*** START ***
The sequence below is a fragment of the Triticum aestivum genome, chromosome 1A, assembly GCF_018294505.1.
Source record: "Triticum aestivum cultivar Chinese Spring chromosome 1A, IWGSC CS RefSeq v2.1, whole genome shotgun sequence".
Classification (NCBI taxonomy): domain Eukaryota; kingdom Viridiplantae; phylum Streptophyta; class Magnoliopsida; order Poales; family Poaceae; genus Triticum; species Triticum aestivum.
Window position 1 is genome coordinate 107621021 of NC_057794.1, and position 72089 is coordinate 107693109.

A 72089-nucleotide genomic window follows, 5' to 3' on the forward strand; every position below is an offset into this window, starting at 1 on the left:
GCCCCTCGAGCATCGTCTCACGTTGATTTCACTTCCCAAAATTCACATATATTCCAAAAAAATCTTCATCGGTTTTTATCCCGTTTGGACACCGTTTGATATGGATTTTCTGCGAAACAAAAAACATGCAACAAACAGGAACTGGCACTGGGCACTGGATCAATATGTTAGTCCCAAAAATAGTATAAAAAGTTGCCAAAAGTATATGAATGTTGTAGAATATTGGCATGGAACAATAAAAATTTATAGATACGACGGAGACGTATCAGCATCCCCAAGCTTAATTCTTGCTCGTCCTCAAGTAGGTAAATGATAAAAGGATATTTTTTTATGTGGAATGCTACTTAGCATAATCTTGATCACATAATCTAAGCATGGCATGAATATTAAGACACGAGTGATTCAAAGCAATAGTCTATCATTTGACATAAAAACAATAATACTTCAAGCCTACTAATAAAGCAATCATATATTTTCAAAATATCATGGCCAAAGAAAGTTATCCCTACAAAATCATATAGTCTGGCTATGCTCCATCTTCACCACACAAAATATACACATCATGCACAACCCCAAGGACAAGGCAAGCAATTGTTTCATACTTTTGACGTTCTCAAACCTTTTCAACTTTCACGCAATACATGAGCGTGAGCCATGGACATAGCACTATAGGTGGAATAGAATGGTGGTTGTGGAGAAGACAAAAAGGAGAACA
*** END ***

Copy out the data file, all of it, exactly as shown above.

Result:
The sequence below is a fragment of the Triticum aestivum genome, chromosome 1A, assembly GCF_018294505.1.
Source record: "Triticum aestivum cultivar Chinese Spring chromosome 1A, IWGSC CS RefSeq v2.1, whole genome shotgun sequence".
Classification (NCBI taxonomy): domain Eukaryota; kingdom Viridiplantae; phylum Streptophyta; class Magnoliopsida; order Poales; family Poaceae; genus Triticum; species Triticum aestivum.
Window position 1 is genome coordinate 107621021 of NC_057794.1, and position 72089 is coordinate 107693109.

A 72089-nucleotide genomic window follows, 5' to 3' on the forward strand; every position below is an offset into this window, starting at 1 on the left:
GCCCCTCGAGCATCGTCTCACGTTGATTTCACTTCCCAAAATTCACATATATTCCAAAAAAATCTTCATCGGTTTTTATCCCGTTTGGACACCGTTTGATATGGATTTTCTGCGAAACAAAAAACATGCAACAAACAGGAACTGGCACTGGGCACTGGATCAATATGTTAGTCCCAAAAATAGTATAAAAAGTTGCCAAAAGTATATGAATGTTGTAGAATATTGGCATGGAACAATAAAAATTTATAGATACGACGGAGACGTATCAGCATCCCCAAGCTTAATTCTTGCTCGTCCTCAAGTAGGTAAATGATAAAAGGATATTTTTTTATGTGGAATGCTACTTAGCATAATCTTGATCACATAATCTAAGCATGGCATGAATATTAAGACACGAGTGATTCAAAGCAATAGTCTATCATTTGACATAAAAACAATAATACTTCAAGCCTACTAATAAAGCAATCATATATTTTCAAAATATCATGGCCAAAGAAAGTTATCCCTACAAAATCATATAGTCTGGCTATGCTCCATCTTCACCACACAAAATATACACATCATGCACAACCCCAAGGACAAGGCAAGCAATTGTTTCATACTTTTGACGTTCTCAAACCTTTTCAACTTTCACGCAATACATGAGCGTGAGCCATGGACATAGCACTATAGGTGGAATAGAATGGTGGTTGTGGAGAAGACAAAAAGGAGAACA